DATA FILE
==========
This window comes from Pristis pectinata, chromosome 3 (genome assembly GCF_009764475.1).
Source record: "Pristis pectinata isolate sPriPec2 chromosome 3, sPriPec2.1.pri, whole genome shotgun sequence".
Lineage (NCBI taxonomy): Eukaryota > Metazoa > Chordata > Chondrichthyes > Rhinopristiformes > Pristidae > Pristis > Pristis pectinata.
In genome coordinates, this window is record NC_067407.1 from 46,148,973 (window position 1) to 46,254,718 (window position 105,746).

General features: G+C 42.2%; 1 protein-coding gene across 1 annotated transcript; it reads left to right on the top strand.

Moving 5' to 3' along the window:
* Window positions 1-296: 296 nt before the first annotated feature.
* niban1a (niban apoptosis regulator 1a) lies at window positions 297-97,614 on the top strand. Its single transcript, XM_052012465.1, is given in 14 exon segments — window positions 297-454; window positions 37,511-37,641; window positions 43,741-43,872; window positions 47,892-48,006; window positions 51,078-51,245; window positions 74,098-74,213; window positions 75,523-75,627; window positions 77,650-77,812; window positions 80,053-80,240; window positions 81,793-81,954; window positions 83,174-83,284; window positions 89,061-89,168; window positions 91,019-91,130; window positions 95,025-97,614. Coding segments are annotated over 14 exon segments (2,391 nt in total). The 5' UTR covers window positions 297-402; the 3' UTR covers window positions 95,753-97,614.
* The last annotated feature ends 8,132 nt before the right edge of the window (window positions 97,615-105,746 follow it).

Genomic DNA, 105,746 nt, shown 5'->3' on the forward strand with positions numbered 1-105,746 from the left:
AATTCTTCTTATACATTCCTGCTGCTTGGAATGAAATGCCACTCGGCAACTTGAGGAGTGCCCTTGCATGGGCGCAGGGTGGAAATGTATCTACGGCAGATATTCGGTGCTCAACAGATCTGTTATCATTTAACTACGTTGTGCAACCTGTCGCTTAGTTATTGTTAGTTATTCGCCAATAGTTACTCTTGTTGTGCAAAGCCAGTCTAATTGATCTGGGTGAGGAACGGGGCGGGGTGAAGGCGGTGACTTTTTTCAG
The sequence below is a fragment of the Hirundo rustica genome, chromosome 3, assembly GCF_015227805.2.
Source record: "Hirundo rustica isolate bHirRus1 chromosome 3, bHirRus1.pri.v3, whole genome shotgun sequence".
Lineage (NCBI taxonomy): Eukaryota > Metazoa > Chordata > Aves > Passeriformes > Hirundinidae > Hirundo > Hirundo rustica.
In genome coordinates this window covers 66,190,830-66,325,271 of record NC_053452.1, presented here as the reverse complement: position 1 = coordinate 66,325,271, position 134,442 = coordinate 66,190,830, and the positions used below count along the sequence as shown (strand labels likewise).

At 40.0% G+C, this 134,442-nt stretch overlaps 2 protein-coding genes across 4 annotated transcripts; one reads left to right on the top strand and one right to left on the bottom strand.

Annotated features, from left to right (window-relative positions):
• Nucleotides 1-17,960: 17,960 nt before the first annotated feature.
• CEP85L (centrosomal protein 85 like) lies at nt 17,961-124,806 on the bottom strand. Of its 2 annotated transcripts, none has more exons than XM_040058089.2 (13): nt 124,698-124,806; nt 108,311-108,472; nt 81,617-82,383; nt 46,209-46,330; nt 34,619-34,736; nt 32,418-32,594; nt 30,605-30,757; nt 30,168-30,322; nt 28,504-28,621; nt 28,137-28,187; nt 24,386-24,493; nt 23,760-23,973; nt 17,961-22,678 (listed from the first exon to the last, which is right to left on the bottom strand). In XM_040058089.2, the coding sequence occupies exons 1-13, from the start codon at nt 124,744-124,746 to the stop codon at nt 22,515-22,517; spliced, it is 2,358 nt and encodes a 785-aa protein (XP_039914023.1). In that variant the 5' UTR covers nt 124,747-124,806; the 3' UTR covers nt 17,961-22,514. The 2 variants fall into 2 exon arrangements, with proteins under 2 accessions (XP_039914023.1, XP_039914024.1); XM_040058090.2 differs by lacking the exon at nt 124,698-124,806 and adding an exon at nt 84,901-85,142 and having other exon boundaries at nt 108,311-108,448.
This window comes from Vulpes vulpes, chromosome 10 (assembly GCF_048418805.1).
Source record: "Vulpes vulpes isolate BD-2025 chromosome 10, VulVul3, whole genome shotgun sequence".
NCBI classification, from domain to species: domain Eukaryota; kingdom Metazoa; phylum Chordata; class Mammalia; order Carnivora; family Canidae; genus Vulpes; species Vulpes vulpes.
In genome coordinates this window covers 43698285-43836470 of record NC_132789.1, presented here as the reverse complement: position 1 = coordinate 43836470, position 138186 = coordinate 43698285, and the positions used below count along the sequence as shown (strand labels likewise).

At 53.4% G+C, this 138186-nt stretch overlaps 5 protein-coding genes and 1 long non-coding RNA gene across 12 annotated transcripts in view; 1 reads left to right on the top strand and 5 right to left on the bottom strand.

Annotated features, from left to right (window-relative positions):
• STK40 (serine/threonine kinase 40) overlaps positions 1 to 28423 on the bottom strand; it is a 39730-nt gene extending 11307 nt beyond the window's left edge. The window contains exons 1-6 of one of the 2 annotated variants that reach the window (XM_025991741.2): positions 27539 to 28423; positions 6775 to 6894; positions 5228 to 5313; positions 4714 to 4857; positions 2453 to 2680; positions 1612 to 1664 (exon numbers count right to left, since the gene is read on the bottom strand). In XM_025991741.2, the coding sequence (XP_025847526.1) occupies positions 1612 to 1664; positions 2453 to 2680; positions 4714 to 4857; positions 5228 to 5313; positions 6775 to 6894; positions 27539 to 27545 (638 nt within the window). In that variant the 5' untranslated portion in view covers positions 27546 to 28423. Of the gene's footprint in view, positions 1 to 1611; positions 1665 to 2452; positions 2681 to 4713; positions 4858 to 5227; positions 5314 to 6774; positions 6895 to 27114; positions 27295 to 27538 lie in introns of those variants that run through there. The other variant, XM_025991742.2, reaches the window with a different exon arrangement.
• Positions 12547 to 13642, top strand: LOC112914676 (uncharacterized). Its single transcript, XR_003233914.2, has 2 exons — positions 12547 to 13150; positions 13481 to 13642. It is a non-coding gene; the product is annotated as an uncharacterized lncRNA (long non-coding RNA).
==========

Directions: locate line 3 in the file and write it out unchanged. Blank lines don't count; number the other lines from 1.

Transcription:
Lineage (NCBI taxonomy): Eukaryota > Metazoa > Chordata > Chondrichthyes > Rhinopristiformes > Pristidae > Pristis > Pristis pectinata.